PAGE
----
MANITOULIN – Truth must be established for all parties before reconciliation can truly begin.
The United Nations defines genocide by listing five acts that were intended to destroy a national, ethnic, racial or religious group. Those acts include killing or harming its members, deliberately subjecting the group to living conditions that will bring about its destruction, preventing births and forcibly transferring children out of the group. The plain unvarnished truth is that Canada is guilty of all of those acts.
Aundeck Omni Kaning Chief Patsy Corbiere describes herself as someone who can walk in both worlds, but when it comes to defining the truth in relation to the Truth and Reconciliation Commission, only one side of the national equation truly accepts and believes the truth.
“We as Indigenous people have always known or suspected the truth of what happened in the residential school system,” she said. “But even among our own people, there are those who had their doubts, or didn’t want to believe the truth.”
Chief Corbiere spoke with The Expositor just after addressing store owners in the Loblaws family of grocery stores about what Truth and Reconciliation Day means.
“The truth is what actually happened,” she said. “People need to know and understand the truth of what happened.”
When the discovery of hundreds of unmarked children’s graves on the grounds of a former residential school first hit the national and international media, people were forced to confront a truth that, despite the best efforts of the Truth and Reconciliation Commission, had remained largely buried in the national consciousness. With those discoveries, “people around the country, around the world were forced to ask themselves, ‘did that really happen?’” she said. The evidence appears on the face of it to be undeniable. Yet the subsequent discovery of even thousands more graves seemed to sink like a stone with barely a ripple in the national consciousness. “You don’t hardly hear anything about it anymore,” said Chief Corbiere. “Everyone was involved, the churches, the government, the RCMP and Indigenous people knew it, but it was out of sight, out of mind for most of the country, it still is. And nobody has been held accountable for what happened.”
Chief Corbiere said that accepting and coming to understand that truth is a prerequisite to moving forward in any meaningful way, both as a nation and individually for both Indigenous and non-Indigenous peoples.
“Everyone thought it was a lie,” she said. “But you can see the truth if you just open your eyes (and ears) to let the truth in. The truth is coming out, it is the truth, it really happened. When you can learn the truth, really understand it, then maybe you will come to view things in a different way. You might understand how the forced poverty, the abuse, the loss of our languages and our culture might lead someone to despair, to bury themselves in alcohol and/or drugs. When you understand and accept that truth, you can finally begin to look forward.”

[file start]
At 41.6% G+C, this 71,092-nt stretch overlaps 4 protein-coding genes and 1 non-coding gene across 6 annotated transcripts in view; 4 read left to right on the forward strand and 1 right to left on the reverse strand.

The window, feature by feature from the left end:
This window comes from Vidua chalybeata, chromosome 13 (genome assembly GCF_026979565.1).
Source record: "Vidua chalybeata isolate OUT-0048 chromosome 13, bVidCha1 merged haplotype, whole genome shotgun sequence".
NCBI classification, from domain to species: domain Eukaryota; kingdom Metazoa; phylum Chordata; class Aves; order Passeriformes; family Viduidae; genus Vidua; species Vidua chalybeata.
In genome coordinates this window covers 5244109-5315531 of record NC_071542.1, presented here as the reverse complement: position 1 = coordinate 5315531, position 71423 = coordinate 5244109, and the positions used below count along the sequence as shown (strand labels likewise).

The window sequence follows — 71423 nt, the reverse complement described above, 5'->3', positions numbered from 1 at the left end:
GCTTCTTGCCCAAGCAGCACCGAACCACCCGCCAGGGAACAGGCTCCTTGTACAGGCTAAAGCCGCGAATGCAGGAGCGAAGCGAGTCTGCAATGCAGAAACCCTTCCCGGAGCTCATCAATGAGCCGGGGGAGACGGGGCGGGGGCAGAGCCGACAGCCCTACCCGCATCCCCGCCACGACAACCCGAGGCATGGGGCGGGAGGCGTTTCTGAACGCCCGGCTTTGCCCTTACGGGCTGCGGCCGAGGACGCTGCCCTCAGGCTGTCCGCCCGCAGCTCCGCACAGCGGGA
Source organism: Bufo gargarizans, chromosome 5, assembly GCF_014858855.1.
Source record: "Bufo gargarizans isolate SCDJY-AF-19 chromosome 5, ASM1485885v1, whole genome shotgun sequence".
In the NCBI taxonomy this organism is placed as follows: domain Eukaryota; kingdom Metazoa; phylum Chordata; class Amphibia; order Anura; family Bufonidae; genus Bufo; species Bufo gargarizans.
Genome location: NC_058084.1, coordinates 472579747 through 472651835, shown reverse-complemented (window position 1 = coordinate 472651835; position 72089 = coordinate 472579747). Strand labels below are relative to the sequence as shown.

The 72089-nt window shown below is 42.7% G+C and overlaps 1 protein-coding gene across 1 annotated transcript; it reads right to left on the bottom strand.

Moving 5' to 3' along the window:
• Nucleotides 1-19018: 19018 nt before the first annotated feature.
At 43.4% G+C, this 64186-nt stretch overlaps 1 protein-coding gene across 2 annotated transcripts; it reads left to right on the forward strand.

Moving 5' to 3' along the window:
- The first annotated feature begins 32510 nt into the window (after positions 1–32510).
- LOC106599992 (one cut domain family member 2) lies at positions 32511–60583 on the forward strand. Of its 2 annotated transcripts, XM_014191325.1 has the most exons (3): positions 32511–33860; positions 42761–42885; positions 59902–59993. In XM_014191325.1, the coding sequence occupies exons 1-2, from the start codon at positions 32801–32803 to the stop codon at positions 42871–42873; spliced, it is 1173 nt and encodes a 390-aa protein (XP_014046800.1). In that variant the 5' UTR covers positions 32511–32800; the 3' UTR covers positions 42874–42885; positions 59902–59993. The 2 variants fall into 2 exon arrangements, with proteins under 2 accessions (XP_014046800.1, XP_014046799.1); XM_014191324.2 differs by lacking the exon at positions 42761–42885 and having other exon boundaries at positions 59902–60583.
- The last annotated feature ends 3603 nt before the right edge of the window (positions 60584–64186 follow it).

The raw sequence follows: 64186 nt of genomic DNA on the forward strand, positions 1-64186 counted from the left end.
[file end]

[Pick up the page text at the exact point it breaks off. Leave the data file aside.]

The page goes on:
“The thing is, it is still going on to this very day,” Chief Corbiere continued. “They did that originally with women, where if a First Nations woman married a white man, they lost their status, but if a white woman married a Native man, they got status. Today, if you take section 6162 of the Indian Act you are seeing the same kind of thing. If my own grandchildren were to marry a non-Native, they would lose their status.”
Although financial settlements are certainly welcomed by the recipients, the truth of the matter is that money is soon gone and the problems that money was supposed to address remain or have even become worse.
“Money doesn’t buy the truth,” she said. “At the end of the day, paying people isn’t going to help by itself. It might make people happy for a short period of time, but it does nothing to deal with the generational trauma that has been inflicted on our communities.”
Until the truth is taught, in its entirety in schools across the education systems in Canada, until people come to learn and understand the truth, reconciliation will remain a dream that lies just out of reach.
Craig Abotossaway is the executive director of Mnaamodzawin Health Services, which services five member First Nations communities on Mnidoo Mnising (Manitoulin Island). Mr. Abotossaway has spent the past 25-plus years of his career supporting Indigenous approaches to health practices, and ensuring those practices are highly promoted and expected by his staff, thereby ensuring health services meet the unique needs of First Nations people.
“Truth at its core is getting the true story, the facts, out about the residential school system,” he said. “The finding of babies neither shocked or surprised us, we had always heard the stories.” He referenced the ongoing tragedy of the Missing and Murdered Indigenous Women and Girls as another truth that, despite a national inquiry, still remains largely hidden away from the public eye.
“The finding of the babies tells the truth of their experience,” he said. Even during the Truth and Reconciliation Commission hearings, that level of truth has never really come through. “It just continues to be swept under the rug. There were fine words, the Harper apology, but it was never followed up.”
Finding the bodies of children in unmarked graves may help propel the truth toward social justice, but without the internalizing of the truth by the non-Indigenous community. “Some of that happened when they found those bodies,” he said. But then the coverage dropped out of the news cycle. “Now it is not being talked about.”
Mr. Abotossaway said that it is important that the National Day of Truth and Reconciliation not descend into a day of tokenism. “We see that with veteran’s day.” He said that the day does offer an opportunity to spread the truth of the history and current state of the relationship between Indigenous peoples and government, as well as Canadian society in general to more Canadians.